We’ve been thinking a lot about what it means to breathe in America of late.
Or more pointedly, who gets to breathe, and breathe freely, in America.
COVID-19 has taken more than 110,000 lives in the United States, and the last stop for many who became gravely ill was a ventilator in a hospital’s ICU ward.
As the awful toll of the virus has come more clearly into view, we’ve learned that people of color have gotten sick and died at starkly disproportionate rates because of the racial, social and economic inequities that persist in our communities.
Then came the killing of George Floyd.
At Napa Valley Community Foundation, we stand in solidarity with those who are raising their voices in this moment.
We share your grief, your sadness and your anger – but also your resolve that something be done, this time, at long last, about the elephant in the room of American civic life: the racism that runs unimpeded through so many of our systems and institutions.
We support peaceful protest and applaud every person and organization that wants to bridge divides, heal wounds and create more equitable communities.
We recognize our responsibility, as the leaders of an institution that has both money and power, to use our voice and our resources in service to the crisis at-hand, and to the urgent project of building a better America for all.
To our nonprofit partners, who year-round seek to protect the most vulnerable residents in Napa Valley, we say: stay strong in the work, and let us know how we can help.
To our donors, whose financial support affords us a platform to speak that we wouldn’t otherwise have, we say: keep giving to local charities, and consider giving to the 501(c)(3) nonprofit organizations listed below that work to advance racial justice in the Bay Area and beyond.
As we move to safely open up our economy and get back to work, all of us want to put the fear, illness, uncertainty, economic injury and death of the COVID-19 pandemic behind us.
Imagine what it would be like to live in a country where we can look back on systemic racism, too; as something we once abided or ignored, that through a powerful coming together, we ended.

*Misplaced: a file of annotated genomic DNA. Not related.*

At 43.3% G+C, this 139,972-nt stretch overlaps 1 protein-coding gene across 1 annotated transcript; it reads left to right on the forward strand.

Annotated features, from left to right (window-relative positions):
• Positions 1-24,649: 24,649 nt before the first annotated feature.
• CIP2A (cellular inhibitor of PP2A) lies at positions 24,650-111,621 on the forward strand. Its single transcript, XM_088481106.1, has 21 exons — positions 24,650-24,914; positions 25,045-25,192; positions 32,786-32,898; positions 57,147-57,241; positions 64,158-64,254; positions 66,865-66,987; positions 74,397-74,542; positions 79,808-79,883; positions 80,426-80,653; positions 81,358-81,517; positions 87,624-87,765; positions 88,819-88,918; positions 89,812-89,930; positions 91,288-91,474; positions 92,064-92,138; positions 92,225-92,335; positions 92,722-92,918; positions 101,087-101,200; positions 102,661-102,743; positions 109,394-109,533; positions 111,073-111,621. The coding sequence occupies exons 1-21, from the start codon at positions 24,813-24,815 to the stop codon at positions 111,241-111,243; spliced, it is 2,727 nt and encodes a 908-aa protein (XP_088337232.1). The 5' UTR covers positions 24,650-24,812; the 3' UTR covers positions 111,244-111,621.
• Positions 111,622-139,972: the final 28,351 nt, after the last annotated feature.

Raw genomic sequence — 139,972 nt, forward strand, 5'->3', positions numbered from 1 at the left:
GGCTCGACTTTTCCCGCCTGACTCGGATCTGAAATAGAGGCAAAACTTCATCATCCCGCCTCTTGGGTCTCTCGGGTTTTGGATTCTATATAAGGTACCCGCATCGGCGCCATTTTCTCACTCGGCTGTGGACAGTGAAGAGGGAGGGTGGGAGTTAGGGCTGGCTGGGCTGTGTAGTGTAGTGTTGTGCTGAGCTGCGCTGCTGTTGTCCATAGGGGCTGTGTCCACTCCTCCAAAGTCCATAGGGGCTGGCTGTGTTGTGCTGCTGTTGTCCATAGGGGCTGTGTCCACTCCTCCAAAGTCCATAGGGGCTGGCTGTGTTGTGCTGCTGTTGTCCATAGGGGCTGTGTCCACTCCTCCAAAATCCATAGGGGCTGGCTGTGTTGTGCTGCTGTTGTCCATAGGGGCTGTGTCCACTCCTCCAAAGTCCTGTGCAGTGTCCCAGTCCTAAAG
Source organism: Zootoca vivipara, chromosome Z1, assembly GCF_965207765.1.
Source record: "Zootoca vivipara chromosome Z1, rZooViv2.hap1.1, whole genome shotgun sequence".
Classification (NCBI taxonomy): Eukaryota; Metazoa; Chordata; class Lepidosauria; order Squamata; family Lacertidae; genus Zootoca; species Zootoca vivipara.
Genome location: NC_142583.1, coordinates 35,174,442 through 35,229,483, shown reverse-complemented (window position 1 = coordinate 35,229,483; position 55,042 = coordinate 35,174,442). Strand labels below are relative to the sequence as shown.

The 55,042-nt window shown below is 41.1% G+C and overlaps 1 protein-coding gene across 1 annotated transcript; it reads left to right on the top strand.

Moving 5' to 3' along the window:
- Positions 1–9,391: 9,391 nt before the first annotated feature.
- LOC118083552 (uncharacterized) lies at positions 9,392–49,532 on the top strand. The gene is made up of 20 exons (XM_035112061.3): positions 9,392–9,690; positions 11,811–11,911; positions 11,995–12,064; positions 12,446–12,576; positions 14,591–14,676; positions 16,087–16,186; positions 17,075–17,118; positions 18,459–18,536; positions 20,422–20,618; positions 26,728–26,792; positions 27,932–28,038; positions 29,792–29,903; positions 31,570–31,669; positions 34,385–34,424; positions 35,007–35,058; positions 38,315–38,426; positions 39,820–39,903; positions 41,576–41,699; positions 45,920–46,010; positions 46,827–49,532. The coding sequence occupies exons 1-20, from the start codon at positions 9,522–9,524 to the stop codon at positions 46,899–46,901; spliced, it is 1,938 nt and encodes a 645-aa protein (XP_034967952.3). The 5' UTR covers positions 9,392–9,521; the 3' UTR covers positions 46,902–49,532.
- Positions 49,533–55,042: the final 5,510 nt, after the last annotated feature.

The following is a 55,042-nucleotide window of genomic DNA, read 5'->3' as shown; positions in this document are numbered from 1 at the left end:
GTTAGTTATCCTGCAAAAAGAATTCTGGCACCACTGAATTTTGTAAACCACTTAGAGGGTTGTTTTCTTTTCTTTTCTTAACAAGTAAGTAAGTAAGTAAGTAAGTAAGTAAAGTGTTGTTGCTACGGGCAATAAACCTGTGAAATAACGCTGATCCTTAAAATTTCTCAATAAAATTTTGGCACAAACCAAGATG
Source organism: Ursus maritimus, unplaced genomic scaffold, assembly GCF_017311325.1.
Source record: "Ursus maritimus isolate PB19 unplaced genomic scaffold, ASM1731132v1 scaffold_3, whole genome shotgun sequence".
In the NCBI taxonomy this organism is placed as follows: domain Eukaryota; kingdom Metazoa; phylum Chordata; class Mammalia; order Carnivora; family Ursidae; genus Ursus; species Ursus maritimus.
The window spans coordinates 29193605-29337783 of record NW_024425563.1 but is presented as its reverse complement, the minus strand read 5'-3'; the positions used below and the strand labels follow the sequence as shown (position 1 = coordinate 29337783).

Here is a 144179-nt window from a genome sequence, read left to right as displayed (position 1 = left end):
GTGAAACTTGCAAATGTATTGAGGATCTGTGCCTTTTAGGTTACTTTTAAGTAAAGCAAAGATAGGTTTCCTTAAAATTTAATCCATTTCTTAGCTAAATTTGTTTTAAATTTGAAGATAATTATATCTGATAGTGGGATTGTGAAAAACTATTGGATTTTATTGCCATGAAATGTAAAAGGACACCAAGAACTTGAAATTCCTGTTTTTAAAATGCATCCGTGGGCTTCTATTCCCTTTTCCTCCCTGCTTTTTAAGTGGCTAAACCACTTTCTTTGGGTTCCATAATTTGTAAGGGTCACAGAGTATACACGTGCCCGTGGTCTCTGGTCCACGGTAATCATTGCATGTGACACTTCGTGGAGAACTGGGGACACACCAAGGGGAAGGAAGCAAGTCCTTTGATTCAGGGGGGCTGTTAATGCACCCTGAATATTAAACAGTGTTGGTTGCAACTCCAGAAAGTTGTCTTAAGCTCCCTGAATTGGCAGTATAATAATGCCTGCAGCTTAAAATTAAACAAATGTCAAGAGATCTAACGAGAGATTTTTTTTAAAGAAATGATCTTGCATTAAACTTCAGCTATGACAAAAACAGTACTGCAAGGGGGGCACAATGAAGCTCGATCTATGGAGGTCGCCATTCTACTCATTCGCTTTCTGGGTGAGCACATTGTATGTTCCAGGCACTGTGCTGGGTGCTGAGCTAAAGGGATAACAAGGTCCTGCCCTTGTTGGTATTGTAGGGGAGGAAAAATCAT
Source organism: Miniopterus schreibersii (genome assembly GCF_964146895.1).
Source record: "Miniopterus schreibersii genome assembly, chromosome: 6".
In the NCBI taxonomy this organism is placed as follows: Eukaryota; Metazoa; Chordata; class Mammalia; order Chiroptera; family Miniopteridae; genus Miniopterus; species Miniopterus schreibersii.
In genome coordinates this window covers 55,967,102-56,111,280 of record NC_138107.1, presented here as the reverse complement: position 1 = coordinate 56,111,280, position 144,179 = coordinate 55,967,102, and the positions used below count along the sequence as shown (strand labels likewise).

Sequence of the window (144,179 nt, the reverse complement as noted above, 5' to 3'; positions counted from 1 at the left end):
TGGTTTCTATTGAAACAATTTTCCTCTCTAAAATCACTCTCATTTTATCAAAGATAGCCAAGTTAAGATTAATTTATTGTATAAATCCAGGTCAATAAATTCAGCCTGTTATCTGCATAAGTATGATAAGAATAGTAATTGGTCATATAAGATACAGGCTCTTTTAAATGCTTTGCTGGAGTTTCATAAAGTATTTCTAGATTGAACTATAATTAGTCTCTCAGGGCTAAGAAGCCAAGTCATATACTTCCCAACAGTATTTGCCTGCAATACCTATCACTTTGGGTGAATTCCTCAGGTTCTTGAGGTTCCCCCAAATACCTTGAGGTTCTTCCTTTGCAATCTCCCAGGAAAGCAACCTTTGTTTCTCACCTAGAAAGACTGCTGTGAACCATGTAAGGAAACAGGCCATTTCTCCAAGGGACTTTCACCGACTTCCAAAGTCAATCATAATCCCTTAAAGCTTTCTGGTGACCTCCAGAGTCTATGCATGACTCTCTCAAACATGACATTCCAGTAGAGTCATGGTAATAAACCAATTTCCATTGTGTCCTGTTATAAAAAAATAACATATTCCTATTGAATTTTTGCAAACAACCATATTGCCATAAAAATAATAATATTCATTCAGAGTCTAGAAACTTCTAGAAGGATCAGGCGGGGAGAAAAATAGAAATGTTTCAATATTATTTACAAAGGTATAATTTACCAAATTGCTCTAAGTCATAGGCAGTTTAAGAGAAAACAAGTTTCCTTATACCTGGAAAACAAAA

In the America that we envision, all of us can fully breathe.
Loraine Stuart, Board Chair
Terence Mulligan, President & CEO
Napa Valley Community Foundation
These 501(c)3s can be supported by direct gifts or by recommending a grant from your donor advised fund:
Bay Area Organizations
African-American Community Services Agency (AACSA) is the only multi-service African American Center in Northern California. AACSA aims to provide the needs of the people through its membership or client services.
Asian-Americans Advancing Justice – Asian Law Caucus was founded in 1972, and is the nation’s first legal and civil rights organization serving low-income Asian Pacific American communities. The nonprofit focuses on housing rights, immigration and immigrants’ rights, labor and employment issues, student advocacy, civil rights and hate violence, national security, and criminal justice reform.
Californians for Justice is a statewide youth-powered organization fighting for racial justice.
Coleman Advocates is a community organizing nonprofit that engages young people of color and their families in policy proposals and implementation plans to build more effective, equitable, and supportive public schools for low-income people of color in San Francisco and beyond.
Communities United for Restorative Justice (CURYJ) was established in 2011 to mobilize young leaders to advocate at the local and state level on issues that affect boys and men of color, from criminalization and mass incarceration to neighborhood beautification.
Faith in Action Bay Area (FIA) is a network of congregations and community leaders working to ensure that the dignity of all people in our community is upheld. FIA develops leaders, promotes civic engagement, and lifts up faith values, in order to confront power and change systems. FIA envision a world in which all people receive the respect, justice and opportunity they deserve.